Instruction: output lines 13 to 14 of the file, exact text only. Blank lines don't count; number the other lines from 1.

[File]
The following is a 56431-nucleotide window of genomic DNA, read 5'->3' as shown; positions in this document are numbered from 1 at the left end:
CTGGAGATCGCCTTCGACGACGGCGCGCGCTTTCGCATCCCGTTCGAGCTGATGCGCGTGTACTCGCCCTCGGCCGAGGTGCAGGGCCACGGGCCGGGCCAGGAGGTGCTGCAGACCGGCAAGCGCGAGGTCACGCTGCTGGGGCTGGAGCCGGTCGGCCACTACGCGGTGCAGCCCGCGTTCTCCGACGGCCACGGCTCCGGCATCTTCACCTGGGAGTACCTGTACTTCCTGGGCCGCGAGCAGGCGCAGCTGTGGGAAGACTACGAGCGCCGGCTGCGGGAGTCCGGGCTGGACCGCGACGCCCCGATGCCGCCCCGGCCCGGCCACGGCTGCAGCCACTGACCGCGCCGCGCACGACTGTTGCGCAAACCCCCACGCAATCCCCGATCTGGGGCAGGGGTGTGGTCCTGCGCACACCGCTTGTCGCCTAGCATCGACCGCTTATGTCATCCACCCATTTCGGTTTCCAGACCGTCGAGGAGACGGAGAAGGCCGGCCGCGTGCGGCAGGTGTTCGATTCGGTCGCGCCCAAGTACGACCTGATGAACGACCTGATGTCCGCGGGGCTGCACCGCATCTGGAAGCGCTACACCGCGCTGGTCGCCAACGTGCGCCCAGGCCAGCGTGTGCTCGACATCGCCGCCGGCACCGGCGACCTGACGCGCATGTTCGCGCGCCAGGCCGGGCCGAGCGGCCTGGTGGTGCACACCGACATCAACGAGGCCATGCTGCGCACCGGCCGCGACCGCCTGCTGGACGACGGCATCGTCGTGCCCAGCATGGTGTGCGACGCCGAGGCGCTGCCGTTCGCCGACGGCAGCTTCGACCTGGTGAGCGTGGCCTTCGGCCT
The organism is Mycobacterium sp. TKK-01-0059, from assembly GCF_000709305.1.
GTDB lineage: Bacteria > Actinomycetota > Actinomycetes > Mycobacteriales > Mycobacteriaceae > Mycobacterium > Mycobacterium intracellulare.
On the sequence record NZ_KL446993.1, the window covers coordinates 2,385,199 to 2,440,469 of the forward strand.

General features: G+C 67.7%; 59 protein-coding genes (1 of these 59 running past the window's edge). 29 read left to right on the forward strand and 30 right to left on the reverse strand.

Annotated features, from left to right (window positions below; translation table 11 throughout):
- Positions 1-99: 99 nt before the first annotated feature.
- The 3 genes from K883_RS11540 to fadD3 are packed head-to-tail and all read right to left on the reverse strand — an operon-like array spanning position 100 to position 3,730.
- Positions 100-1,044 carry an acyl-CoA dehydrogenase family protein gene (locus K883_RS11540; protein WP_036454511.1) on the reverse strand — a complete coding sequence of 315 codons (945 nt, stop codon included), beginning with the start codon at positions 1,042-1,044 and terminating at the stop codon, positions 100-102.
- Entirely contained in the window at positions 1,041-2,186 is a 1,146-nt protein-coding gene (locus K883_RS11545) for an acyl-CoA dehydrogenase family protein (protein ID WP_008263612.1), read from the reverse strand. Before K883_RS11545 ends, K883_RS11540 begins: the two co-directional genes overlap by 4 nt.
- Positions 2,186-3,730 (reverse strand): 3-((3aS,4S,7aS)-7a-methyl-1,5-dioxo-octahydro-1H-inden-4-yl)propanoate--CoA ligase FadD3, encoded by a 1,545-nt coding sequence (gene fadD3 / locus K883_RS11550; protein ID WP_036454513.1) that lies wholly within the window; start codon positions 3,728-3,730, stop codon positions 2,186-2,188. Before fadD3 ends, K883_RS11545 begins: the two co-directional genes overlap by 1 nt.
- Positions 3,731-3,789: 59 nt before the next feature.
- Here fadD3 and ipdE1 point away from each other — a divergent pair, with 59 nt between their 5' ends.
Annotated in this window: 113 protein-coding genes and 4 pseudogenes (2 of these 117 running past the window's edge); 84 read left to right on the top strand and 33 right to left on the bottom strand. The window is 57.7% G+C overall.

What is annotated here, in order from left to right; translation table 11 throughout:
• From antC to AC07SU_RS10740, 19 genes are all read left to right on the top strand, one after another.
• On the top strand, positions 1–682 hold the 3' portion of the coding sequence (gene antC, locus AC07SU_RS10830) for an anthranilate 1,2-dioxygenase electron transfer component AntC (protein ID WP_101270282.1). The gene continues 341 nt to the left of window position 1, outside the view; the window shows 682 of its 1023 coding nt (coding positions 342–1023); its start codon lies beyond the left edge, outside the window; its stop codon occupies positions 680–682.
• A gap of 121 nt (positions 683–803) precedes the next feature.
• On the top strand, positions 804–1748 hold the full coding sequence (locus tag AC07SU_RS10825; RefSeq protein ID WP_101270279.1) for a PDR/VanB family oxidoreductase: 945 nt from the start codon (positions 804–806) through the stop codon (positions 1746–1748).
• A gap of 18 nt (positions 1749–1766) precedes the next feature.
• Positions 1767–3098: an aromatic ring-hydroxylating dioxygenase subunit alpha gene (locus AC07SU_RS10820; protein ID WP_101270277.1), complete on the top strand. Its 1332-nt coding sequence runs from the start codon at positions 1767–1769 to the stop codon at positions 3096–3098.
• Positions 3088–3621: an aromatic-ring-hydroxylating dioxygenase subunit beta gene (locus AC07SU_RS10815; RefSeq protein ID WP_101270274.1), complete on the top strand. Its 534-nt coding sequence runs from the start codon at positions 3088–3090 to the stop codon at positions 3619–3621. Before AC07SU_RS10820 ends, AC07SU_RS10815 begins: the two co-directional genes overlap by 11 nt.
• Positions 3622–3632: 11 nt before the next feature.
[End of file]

- Positions 3,731-3,789: 59 nt before the next feature.
- Here fadD3 and ipdE1 point away from each other — a divergent pair, with 59 nt between their 5' ends.